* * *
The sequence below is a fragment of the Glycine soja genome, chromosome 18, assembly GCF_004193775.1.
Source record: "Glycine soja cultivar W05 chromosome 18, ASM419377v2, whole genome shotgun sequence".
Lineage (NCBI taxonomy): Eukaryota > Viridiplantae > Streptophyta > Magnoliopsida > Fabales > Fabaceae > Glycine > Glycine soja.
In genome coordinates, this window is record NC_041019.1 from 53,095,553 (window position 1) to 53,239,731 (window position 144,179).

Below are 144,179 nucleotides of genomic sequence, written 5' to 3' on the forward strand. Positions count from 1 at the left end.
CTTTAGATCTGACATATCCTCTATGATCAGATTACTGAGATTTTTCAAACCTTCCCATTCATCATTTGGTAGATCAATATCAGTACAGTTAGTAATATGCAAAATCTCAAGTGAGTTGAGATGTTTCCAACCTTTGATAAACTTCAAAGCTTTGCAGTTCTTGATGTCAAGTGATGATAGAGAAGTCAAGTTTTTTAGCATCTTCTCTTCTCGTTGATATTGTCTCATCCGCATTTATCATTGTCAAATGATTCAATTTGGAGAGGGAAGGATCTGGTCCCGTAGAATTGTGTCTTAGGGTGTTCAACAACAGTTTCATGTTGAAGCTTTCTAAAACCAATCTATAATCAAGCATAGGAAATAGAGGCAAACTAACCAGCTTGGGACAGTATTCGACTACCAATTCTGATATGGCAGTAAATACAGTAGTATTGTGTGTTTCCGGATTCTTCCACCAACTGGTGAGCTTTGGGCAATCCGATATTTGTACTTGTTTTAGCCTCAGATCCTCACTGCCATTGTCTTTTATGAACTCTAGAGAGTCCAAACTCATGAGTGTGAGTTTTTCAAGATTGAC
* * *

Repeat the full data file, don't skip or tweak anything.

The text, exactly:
The sequence below is a fragment of the Glycine soja genome, chromosome 18, assembly GCF_004193775.1.
Source record: "Glycine soja cultivar W05 chromosome 18, ASM419377v2, whole genome shotgun sequence".
Lineage (NCBI taxonomy): Eukaryota > Viridiplantae > Streptophyta > Magnoliopsida > Fabales > Fabaceae > Glycine > Glycine soja.
In genome coordinates, this window is record NC_041019.1 from 53,095,553 (window position 1) to 53,239,731 (window position 144,179).

Below are 144,179 nucleotides of genomic sequence, written 5' to 3' on the forward strand. Positions count from 1 at the left end.
CTTTAGATCTGACATATCCTCTATGATCAGATTACTGAGATTTTTCAAACCTTCCCATTCATCATTTGGTAGATCAATATCAGTACAGTTAGTAATATGCAAAATCTCAAGTGAGTTGAGATGTTTCCAACCTTTGATAAACTTCAAAGCTTTGCAGTTCTTGATGTCAAGTGATGATAGAGAAGTCAAGTTTTTTAGCATCTTCTCTTCTCGTTGATATTGTCTCATCCGCATTTATCATTGTCAAATGATTCAATTTGGAGAGGGAAGGATCTGGTCCCGTAGAATTGTGTCTTAGGGTGTTCAACAACAGTTTCATGTTGAAGCTTTCTAAAACCAATCTATAATCAAGCATAGGAAATAGAGGCAAACTAACCAGCTTGGGACAGTATTCGACTACCAATTCTGATATGGCAGTAAATACAGTAGTATTGTGTGTTTCCGGATTCTTCCACCAACTGGTGAGCTTTGGGCAATCCGATATTTGTACTTGTTTTAGCCTCAGATCCTCACTGCCATTGTCTTTTATGAACTCTAGAGAGTCCAAACTCATGAGTGTGAGTTTTTCAAGATTGAC